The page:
By DEBRA GRUSZECKI | Saturday, October 04, 1997 | (No comments posted.)
HAMMOND - An Indianapolis lawyer filed a lawsuit Friday against First
Baptist Church of Hammond, accusing the church and its pastor of allowing a
mentally retarded woman to be sexually assaulted for six years.
The civil suit filed in Lake Superior Court in Gary claims the Chicago woman
was "induced by agents" of the church in 1991 to ride a bus to attend Sunday
school at First Baptist, 523 Sibley St.
While in the care of the church, the lawsuit alleges, the woman was sexually
assaulted, molested, battered and raped more than once through fall 1996.
For that reason, lawyer Vernon Petri said, the church and its pastor, the
Rev. Jack Hyles, have been named as defendants in the suit.
"Both failed in their duty to protect her," Petri said.
Hyles called the accusations ridiculous.
"There's nobody in this world who is more opposed to this sexual molestation
or anything like that," he said. "We even preach against divorce. We are
totally opposed to sexual sin. There is nothing more obnoxious and abhorrent
Petri, who is a party in the suit filed on behalf of the woman, now 42, and
her sister, alleged in the lawsuit a pattern of assault can be traced to a
Sunday in 1991 when a First Baptist teacher saw someone abusing the woman and
reported it to church leaders and police.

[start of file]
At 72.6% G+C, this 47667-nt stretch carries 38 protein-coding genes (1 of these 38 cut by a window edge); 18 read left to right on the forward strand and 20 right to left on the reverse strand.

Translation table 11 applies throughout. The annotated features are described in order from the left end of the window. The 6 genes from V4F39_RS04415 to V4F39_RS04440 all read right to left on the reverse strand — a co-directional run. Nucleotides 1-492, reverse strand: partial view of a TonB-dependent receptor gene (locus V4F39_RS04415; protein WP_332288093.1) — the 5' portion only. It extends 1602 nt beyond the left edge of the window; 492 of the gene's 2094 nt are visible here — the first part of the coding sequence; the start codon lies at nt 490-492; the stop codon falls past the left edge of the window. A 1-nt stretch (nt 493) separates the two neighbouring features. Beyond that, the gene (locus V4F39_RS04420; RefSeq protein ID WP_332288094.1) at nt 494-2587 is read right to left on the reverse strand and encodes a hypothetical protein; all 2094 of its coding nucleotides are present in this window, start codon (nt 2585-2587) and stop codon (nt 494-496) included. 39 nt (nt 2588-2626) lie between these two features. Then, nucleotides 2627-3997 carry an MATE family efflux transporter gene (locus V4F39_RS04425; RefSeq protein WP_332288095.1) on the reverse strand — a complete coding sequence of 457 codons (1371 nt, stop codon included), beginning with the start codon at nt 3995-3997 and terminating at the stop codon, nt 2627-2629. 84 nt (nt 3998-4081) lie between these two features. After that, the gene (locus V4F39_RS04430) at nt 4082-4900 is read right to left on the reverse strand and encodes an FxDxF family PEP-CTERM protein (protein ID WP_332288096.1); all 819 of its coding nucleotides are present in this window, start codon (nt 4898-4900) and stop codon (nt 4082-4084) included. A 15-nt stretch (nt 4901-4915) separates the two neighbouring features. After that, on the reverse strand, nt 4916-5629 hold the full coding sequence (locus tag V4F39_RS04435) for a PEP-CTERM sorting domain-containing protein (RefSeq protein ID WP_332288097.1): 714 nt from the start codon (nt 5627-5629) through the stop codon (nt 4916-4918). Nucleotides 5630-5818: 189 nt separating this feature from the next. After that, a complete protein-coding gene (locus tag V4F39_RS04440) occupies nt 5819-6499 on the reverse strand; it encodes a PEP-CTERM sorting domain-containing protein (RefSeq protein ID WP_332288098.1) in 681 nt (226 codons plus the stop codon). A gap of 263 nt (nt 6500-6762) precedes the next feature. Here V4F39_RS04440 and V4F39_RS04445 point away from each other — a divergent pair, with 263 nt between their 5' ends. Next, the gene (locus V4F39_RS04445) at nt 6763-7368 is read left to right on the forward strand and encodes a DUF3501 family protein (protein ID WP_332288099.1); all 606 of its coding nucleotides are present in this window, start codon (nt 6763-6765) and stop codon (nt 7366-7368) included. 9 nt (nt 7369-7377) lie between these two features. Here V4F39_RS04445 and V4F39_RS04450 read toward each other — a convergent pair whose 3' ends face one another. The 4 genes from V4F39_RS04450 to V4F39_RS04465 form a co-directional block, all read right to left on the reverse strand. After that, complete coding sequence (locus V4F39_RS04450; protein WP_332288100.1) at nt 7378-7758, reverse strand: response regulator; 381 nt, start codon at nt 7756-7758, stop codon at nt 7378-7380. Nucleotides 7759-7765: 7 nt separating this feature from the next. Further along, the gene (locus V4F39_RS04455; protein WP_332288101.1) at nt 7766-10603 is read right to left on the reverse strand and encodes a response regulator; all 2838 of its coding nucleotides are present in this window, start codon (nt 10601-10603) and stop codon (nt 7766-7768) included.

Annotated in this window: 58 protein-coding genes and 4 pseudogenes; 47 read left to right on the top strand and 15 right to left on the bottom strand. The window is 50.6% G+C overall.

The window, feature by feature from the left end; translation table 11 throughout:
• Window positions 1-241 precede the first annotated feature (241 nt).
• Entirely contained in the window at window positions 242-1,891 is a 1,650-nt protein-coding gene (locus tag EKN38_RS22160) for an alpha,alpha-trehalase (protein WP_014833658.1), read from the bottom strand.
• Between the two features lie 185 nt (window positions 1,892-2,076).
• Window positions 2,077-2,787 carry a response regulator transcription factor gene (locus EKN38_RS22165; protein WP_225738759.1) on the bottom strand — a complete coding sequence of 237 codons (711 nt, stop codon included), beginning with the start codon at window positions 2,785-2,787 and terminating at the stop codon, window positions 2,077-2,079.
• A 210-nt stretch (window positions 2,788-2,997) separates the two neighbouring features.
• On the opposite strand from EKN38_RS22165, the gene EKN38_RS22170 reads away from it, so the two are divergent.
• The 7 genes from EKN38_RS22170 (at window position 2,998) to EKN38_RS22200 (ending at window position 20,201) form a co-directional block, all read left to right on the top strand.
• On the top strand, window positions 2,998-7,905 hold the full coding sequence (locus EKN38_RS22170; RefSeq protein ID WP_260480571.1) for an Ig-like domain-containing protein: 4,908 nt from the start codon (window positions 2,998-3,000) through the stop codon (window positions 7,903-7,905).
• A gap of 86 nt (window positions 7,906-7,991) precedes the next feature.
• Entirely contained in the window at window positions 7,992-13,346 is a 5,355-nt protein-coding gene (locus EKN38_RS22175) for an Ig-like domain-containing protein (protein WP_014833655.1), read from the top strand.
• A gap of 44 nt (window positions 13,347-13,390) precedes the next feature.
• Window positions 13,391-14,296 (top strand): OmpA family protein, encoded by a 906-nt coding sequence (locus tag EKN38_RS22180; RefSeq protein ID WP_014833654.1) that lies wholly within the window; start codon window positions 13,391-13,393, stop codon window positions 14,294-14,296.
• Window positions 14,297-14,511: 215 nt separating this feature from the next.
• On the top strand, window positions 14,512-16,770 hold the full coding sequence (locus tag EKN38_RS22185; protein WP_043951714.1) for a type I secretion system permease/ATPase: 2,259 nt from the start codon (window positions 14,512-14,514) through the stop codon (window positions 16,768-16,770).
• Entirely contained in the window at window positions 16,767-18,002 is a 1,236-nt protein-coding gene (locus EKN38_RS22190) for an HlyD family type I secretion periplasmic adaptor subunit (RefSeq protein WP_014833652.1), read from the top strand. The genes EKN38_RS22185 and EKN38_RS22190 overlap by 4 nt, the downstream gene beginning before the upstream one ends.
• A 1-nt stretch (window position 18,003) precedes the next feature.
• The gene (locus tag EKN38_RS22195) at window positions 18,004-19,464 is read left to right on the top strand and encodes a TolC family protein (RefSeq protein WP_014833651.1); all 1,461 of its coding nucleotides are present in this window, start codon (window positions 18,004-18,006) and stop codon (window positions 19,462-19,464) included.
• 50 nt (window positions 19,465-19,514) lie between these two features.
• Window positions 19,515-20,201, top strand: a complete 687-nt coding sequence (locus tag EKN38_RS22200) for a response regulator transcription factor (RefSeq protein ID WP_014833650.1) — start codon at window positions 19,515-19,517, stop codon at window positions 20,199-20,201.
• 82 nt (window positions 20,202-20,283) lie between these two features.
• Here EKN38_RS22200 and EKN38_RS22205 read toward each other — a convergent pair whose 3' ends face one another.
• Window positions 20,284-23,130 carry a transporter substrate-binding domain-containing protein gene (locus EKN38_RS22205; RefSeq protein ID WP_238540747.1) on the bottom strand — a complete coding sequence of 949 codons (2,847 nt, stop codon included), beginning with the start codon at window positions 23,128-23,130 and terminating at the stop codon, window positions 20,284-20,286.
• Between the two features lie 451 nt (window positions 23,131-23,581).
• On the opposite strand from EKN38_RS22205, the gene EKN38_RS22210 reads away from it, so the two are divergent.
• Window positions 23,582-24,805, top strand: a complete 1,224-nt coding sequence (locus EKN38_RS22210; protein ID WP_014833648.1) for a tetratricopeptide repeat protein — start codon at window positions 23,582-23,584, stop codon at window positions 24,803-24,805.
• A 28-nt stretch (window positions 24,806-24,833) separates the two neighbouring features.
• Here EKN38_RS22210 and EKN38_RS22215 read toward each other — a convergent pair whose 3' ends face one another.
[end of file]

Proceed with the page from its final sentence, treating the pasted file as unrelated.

The parents were never told, Petri said Friday, so the woman kept going to
church, where the suit claims she was threatened into silence.
"The thing that broke the camel's back came in the fall of 1996 when (the
woman) developed a horrible infection and was taken to a doctor to find out
what was wrong," Petri said. "When the doctor couldn't understand where the
infection was coming from, she was admitted to a hospital where they found,
embedded in her, a plastic object."
The woman then told what happened, Petri said Friday, recalling that a
church program instructor led her to a room and served as a lookout while two
to three males raped her.
Hyles said he would have been the first one to want someone punished for
such an act.
Hyles said the church told police about the teacher's report in 1991.
"We reported it immediately," he said. “And that's the only case we
know of. In fact, our records show the girl has not attended our church since
Hyles said accurate records are kept of attendance.
"For them to bring this up, when our records show no attendance since 1991,
is a total shock to me," he said.
Anthony Mancini, a Chicago lawyer who also represents the woman, said Friday
his client has been in a type of shock.
"She has suffered an incredible amount of emotional harm and physical pain
over this," he said. "This was her life, this was her church. This was her
place of worship, and she was violated by it."
Mancini said he knows of no arrests in connection with the woman's case in
1991 or in 1996, as a request to review files will be granted only with a
subpoena. "Now that we have filed suit, we will seek out the records to open up
the case and learn more about what happened."
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